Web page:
Austin also praised the clear message from the Ukrainian defence minister for the next steps in resistance to Russian aggression, which, according to the Pentagon chief, underscores the urgency of international support for Ukraine. Ukraine doesn’t have any time to waste. And I heard clearly today that our fellow Contact Group members also know that we have to deliver swiftly and fully on our promise commitments, the US Secretary of Defense stressed. According to him, that includes delivering armoured capabilities to the battlefield and ensuring that Ukrainian soldiers get the training, spare parts and maintenance support for the delivered equipment.

We will continue to dig deep for new donations, and today we heard updates on our progress and some significant new commitments, Austin noted.

In particular, Sweden announced that it would provide Ukraine with 10 Leopard tanks and key air defense components. Norway is partnering with the US to donate two NASAMS systems to Ukraine. The Netherlands initiates new contracts to ensure the delivery of new weapons to the battlefield in Ukraine. In addition, Slovenia announced a contribution that will help meet several of Ukraine’s priority requirements, including armor.

The Pentagon chief underscored that the donations have been crucial to Ukraine’s fight for sovereignty. However, in his opinion, for Ukraine to be able to protect its sovereign territory and defend its citizens over the long term, these efforts must be continued. Therefore, Austin continued, the international coalition will help Ukraine sustain the tanks, IFVs, and other armoured vehicles, and continue training the Ukrainian military on new types of weapons.”

Ramstein to develop innovative solutions to increase ammunition production, European Pravda reports. “The Pentagon chief points out that the contact group must provide Ukraine with the full capabilities for the fight ahead, including the spare parts and maintenance packages to sustain the critical capabilities, and additional equipment. The contact group is focused on coordinating long-term sustainment, Austin added.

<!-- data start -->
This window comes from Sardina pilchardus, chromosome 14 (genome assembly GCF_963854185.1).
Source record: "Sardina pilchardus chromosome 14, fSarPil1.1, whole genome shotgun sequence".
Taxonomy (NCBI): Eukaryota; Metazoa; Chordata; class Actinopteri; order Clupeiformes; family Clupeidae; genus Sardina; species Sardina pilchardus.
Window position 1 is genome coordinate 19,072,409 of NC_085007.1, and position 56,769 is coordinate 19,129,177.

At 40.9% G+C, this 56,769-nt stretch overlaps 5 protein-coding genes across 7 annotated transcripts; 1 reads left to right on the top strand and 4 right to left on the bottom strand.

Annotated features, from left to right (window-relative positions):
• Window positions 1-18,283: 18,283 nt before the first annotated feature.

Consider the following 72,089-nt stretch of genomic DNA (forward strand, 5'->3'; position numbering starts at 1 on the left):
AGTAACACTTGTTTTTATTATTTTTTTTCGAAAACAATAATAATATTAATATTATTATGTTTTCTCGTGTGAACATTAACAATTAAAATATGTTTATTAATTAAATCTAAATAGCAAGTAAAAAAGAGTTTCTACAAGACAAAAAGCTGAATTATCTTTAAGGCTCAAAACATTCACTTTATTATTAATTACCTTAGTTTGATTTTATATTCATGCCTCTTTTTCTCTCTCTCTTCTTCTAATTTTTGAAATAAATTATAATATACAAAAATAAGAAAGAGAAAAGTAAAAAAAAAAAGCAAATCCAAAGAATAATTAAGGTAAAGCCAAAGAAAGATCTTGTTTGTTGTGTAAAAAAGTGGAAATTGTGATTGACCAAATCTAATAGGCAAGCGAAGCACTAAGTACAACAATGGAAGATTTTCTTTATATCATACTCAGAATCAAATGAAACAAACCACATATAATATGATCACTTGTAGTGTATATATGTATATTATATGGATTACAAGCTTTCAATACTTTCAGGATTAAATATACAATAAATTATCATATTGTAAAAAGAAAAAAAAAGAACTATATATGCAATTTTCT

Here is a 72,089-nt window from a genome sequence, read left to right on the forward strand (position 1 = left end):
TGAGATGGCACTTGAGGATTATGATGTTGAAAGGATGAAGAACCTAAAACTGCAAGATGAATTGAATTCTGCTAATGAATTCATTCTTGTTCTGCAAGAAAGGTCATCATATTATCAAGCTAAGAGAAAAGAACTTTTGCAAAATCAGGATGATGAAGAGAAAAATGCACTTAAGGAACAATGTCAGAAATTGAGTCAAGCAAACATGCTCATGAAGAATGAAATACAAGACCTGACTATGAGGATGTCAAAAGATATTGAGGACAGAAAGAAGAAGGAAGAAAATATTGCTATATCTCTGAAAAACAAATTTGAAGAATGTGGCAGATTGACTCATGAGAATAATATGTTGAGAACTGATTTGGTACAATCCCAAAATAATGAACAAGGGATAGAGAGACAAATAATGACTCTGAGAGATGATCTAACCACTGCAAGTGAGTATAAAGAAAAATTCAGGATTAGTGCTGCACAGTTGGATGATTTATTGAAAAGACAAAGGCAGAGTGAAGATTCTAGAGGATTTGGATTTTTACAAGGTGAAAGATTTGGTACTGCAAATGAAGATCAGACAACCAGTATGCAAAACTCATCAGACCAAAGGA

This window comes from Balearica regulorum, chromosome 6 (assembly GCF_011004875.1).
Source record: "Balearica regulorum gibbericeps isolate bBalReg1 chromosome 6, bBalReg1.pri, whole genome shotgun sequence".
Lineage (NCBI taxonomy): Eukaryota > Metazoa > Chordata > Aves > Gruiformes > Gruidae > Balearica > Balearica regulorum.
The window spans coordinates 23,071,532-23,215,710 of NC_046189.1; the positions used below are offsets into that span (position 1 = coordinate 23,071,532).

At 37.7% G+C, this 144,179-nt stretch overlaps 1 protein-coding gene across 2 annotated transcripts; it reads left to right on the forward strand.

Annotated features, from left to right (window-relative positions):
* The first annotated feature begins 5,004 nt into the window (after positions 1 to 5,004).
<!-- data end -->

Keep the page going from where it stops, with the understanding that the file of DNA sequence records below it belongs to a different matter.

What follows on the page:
We also need to find ways to get new donations of ammunition and air-defence systems to Ukraine. To increase ammunition production, members of this Contact Group are coming together to develop innovative solutions to industrial-production problems, Lloyd Austin, US Defense Secretary, said before the online meeting on March 15. Austin expressed confidence that we’ll continue to step up to meet Ukraine’s needs into this spring and well beyond.”

Denmark provides Ukraine with new military aid package worth 130 million euros, Ukrainska Pravda reports, citing European Pravda. “The Danish Ministry of Defence announced on Wednesday the allocation of another, so far ninth, package of military aid with military equipment specifically requested by Ukraine amounting to one billion Danish kroner [approximately EUR 130 million].

The aid package includes, among other things, ammunition for small arms, heavy machine guns, anti-tank mines and missiles for air defence systems. Denmark is also providing Ukraine with 21 demining robots, 15 generators for military needs, 15,000 sets of clothing to protect against rain, nine mobile heavy equipment repair stations and six hangar tents.”

Canada to send Ukraine thousands of ammunition rounds, air defence missiles, Ukrinform reports. “Canada will donate approximately 8,000 rounds of 155mm ammunition, as well as 12 air defence missiles sourced from Canadian Armed Forces’ (CAF) inventory, to sustain the air defence systems currently deployed in Ukraine,” Canada’s Defence Minister Anita Anand announced following the 10th meeting of the Ukraine Defense Contact Group. Moreover, Canada will donate more than 1,800 rounds of 105mm tank training ammunition for Leopard tanks.

Defence Minister Anita Anand also confirmed that the CAF started the shipments of the additional Leopard 2 main battle tanks pledged by Canada at the end of February. Canada has committed eight Leopard 2 main battle tanks to Ukraine in total, four of which have already been delivered to Poland with a team of CAF personnel training Ukrainian soldiers on their use. All eight Leopard 2 main battle tanks, as well as the previously announced armoured recovery vehicle, ancillary equipment, and ammunition donated by Canada, are expected to be in Ukraine in the coming weeks, reads the statement.”

Nine Countries Promised More than 150 Leopard Tanks to Ukraine — Austin, European Pravda reports. “In just the past three months, members of this Contact Group have shown great leadership in building up the capabilities that Ukraine needs to defend its sovereignty and create momentum on the battlefield, including more than nine brigades of tanks and other armoured vehicles, Lloyd Austin, US Secretary of Defence, announced before the tenth Ramstein meeting on March 15.